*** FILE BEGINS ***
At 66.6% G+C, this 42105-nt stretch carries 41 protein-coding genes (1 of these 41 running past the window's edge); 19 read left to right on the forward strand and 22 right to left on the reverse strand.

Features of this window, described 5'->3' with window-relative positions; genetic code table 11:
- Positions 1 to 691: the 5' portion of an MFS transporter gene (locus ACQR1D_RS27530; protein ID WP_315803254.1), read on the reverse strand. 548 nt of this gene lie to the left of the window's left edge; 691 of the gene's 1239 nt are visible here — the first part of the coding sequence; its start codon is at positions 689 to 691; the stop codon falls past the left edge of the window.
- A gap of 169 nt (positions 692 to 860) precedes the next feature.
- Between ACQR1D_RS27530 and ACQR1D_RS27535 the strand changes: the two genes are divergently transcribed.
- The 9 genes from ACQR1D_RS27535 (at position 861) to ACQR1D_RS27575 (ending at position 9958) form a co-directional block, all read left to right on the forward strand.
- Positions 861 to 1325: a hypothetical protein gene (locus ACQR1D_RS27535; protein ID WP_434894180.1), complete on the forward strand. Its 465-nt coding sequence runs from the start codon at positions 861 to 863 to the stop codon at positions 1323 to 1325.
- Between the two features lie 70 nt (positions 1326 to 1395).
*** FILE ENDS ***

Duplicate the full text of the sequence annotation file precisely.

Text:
At 66.6% G+C, this 42105-nt stretch carries 41 protein-coding genes (1 of these 41 running past the window's edge); 19 read left to right on the forward strand and 22 right to left on the reverse strand.

Features of this window, described 5'->3' with window-relative positions; genetic code table 11:
- Positions 1 to 691: the 5' portion of an MFS transporter gene (locus ACQR1D_RS27530; protein ID WP_315803254.1), read on the reverse strand. 548 nt of this gene lie to the left of the window's left edge; 691 of the gene's 1239 nt are visible here — the first part of the coding sequence; its start codon is at positions 689 to 691; the stop codon falls past the left edge of the window.
- A gap of 169 nt (positions 692 to 860) precedes the next feature.
- Between ACQR1D_RS27530 and ACQR1D_RS27535 the strand changes: the two genes are divergently transcribed.
- The 9 genes from ACQR1D_RS27535 (at position 861) to ACQR1D_RS27575 (ending at position 9958) form a co-directional block, all read left to right on the forward strand.
- Positions 861 to 1325: a hypothetical protein gene (locus ACQR1D_RS27535; protein ID WP_434894180.1), complete on the forward strand. Its 465-nt coding sequence runs from the start codon at positions 861 to 863 to the stop codon at positions 1323 to 1325.
- Between the two features lie 70 nt (positions 1326 to 1395).